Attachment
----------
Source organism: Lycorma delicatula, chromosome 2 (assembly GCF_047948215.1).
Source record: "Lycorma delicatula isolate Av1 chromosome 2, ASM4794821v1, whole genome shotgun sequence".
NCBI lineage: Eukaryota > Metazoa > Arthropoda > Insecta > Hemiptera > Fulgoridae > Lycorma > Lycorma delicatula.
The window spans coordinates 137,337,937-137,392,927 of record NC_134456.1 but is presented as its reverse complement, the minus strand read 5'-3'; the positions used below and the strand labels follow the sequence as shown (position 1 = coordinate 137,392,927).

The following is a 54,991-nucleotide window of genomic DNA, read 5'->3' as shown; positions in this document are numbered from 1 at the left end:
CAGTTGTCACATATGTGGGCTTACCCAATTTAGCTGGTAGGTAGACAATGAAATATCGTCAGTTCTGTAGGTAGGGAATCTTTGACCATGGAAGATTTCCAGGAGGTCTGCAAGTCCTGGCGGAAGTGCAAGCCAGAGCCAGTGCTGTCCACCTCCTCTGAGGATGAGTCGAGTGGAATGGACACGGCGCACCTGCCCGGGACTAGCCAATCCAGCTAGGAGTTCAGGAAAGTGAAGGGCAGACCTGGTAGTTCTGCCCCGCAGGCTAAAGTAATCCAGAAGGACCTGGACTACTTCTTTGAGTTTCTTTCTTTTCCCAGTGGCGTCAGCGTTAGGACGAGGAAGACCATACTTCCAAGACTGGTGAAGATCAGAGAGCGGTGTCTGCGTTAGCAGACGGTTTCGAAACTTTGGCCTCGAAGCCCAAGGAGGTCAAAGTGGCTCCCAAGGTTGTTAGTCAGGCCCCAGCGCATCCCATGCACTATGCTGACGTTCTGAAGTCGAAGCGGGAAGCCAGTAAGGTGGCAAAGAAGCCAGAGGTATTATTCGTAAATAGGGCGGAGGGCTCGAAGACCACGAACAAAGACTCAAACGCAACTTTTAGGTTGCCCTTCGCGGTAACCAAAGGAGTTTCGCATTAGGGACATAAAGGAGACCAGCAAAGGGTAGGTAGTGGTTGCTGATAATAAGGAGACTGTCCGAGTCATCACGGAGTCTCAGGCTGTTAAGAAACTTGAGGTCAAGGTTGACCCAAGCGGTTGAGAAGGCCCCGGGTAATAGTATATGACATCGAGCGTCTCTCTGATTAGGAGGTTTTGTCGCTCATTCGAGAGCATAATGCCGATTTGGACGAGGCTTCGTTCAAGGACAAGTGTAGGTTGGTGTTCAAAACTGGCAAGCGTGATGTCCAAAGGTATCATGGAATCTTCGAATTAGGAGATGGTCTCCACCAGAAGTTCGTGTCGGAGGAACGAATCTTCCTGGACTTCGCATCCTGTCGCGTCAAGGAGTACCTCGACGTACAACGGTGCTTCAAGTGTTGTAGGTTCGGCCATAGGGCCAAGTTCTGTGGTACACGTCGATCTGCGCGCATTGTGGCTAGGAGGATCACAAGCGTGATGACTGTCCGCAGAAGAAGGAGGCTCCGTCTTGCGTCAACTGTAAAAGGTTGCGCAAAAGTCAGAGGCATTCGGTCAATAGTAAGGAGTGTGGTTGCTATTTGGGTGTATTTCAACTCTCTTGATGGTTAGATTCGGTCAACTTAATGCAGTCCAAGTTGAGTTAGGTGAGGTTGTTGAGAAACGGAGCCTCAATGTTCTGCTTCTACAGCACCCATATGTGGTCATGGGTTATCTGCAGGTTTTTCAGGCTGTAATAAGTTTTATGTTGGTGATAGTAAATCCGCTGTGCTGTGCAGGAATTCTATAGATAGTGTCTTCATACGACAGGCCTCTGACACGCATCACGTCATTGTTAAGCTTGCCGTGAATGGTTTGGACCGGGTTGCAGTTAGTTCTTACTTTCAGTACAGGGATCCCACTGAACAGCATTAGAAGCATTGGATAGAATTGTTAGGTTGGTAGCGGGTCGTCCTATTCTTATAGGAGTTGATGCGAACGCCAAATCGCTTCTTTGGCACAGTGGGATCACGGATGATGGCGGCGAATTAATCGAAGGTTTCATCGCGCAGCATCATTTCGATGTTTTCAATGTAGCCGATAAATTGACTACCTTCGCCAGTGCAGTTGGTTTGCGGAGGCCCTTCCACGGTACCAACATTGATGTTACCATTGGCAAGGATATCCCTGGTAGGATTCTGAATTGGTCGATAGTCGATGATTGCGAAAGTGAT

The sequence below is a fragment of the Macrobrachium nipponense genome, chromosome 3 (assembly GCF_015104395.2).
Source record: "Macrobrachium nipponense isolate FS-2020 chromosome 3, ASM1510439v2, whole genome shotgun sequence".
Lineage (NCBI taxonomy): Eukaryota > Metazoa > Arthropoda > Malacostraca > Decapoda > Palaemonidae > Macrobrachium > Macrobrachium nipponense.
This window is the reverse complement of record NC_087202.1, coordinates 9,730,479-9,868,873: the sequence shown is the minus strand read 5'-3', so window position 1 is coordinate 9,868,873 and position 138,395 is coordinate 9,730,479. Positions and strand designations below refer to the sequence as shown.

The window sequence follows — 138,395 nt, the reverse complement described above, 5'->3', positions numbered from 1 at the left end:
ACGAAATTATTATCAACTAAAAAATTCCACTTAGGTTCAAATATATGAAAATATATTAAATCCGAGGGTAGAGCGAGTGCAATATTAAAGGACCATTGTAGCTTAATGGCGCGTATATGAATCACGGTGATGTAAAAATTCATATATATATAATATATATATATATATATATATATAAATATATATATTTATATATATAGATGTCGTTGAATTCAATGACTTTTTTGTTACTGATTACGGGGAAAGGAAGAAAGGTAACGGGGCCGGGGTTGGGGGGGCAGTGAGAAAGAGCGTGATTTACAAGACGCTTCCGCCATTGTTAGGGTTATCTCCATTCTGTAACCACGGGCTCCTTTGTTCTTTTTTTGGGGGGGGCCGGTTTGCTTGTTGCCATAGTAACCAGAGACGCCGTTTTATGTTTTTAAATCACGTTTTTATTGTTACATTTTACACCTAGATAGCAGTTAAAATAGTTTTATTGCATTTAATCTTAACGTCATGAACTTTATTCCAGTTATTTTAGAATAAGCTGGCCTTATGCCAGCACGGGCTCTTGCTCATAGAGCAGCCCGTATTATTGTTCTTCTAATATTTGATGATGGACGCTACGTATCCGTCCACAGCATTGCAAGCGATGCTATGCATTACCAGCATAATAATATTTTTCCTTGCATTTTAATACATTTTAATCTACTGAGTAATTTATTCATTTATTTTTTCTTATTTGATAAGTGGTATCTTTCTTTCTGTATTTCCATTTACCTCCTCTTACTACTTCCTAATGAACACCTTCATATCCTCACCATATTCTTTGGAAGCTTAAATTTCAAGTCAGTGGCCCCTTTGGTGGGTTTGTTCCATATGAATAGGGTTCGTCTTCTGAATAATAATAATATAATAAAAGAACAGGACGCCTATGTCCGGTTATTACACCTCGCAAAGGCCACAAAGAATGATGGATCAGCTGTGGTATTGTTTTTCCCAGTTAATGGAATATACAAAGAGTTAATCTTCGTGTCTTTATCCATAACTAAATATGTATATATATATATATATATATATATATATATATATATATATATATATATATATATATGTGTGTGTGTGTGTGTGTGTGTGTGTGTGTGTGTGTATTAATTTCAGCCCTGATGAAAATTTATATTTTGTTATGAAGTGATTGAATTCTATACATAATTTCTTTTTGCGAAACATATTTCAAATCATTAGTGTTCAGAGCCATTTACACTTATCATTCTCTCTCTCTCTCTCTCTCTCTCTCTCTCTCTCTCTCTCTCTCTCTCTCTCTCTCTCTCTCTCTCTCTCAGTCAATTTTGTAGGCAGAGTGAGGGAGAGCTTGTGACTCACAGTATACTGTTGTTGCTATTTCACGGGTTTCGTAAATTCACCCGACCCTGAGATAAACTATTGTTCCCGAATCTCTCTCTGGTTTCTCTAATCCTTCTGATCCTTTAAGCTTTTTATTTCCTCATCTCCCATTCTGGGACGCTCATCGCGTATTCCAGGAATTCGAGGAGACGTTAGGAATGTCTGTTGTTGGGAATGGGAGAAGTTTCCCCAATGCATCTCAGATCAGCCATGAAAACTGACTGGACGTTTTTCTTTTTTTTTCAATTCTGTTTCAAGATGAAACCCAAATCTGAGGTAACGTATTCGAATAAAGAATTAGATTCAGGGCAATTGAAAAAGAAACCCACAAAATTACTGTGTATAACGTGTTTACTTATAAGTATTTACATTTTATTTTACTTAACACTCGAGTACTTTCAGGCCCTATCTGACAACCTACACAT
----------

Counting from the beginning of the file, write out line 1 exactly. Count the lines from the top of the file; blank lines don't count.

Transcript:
Source organism: Lycorma delicatula, chromosome 2 (assembly GCF_047948215.1).